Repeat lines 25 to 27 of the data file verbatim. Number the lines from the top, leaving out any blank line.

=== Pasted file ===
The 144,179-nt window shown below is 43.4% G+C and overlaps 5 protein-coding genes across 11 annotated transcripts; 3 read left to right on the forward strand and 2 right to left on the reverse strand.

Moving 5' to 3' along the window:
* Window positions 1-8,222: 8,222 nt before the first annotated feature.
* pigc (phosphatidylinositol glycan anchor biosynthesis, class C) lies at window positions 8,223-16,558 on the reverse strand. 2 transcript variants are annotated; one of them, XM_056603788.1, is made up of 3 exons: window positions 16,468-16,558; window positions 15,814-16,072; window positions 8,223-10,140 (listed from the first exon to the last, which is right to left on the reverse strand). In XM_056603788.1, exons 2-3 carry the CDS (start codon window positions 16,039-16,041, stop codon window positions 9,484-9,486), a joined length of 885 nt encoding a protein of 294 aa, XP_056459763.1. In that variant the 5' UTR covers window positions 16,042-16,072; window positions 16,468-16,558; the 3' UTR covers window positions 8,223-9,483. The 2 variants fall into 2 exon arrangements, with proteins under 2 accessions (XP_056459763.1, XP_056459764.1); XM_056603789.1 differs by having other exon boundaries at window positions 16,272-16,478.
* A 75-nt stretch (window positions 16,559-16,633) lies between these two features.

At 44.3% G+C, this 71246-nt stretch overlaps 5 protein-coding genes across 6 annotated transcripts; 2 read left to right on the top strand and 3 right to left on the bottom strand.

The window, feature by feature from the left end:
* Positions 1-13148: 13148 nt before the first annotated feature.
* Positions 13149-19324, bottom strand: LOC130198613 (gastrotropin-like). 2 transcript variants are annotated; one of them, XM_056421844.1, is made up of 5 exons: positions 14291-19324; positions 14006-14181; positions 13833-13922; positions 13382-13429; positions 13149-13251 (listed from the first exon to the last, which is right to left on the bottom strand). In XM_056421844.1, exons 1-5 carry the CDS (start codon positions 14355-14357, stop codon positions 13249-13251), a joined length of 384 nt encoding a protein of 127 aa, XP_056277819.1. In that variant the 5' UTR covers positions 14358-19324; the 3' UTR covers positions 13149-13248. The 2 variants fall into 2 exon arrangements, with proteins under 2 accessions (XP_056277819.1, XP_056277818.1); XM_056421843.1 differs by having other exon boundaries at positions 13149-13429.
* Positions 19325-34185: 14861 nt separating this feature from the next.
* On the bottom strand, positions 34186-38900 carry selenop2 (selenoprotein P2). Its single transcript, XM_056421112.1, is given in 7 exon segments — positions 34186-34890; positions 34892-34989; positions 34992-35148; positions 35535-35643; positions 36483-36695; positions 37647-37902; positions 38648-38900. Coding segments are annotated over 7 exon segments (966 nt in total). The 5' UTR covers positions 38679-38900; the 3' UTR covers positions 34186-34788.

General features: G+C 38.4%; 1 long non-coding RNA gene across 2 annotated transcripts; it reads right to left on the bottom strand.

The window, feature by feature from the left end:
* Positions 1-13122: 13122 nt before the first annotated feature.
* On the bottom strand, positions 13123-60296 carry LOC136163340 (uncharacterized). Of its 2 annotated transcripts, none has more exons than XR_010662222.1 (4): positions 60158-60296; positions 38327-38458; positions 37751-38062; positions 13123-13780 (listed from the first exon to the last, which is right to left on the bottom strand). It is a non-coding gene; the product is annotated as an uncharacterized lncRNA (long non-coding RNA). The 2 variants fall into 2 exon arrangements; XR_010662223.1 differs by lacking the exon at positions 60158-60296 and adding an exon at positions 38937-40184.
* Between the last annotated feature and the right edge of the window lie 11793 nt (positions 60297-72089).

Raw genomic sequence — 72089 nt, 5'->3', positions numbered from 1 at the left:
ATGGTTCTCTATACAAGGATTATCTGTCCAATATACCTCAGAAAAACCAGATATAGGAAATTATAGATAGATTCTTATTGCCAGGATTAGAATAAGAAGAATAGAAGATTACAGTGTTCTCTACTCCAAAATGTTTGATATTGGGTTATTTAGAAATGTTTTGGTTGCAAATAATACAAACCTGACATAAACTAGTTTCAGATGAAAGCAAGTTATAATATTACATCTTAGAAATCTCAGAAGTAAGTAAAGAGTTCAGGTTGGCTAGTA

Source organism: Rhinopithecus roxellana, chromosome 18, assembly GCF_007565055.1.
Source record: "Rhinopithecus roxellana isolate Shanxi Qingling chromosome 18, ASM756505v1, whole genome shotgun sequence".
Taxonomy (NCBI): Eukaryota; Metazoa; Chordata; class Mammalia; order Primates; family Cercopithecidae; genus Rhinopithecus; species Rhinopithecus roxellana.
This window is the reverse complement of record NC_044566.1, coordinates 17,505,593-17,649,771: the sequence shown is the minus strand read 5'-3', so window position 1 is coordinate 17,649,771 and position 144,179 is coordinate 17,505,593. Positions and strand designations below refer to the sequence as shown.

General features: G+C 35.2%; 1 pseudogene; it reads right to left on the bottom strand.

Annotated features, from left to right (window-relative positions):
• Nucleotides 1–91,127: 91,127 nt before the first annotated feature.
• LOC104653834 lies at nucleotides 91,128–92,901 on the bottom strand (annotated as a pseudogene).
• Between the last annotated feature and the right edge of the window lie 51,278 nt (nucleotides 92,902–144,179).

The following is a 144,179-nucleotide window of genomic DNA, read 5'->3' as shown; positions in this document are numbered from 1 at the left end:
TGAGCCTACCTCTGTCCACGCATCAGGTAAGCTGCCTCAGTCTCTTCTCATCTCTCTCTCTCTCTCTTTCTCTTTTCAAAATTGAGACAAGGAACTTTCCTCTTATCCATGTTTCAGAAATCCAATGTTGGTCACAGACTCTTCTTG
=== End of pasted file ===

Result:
• Nucleotides 1–91,127: 91,127 nt before the first annotated feature.
• LOC104653834 lies at nucleotides 91,128–92,901 on the bottom strand (annotated as a pseudogene).
• Between the last annotated feature and the right edge of the window lie 51,278 nt (nucleotides 92,902–144,179).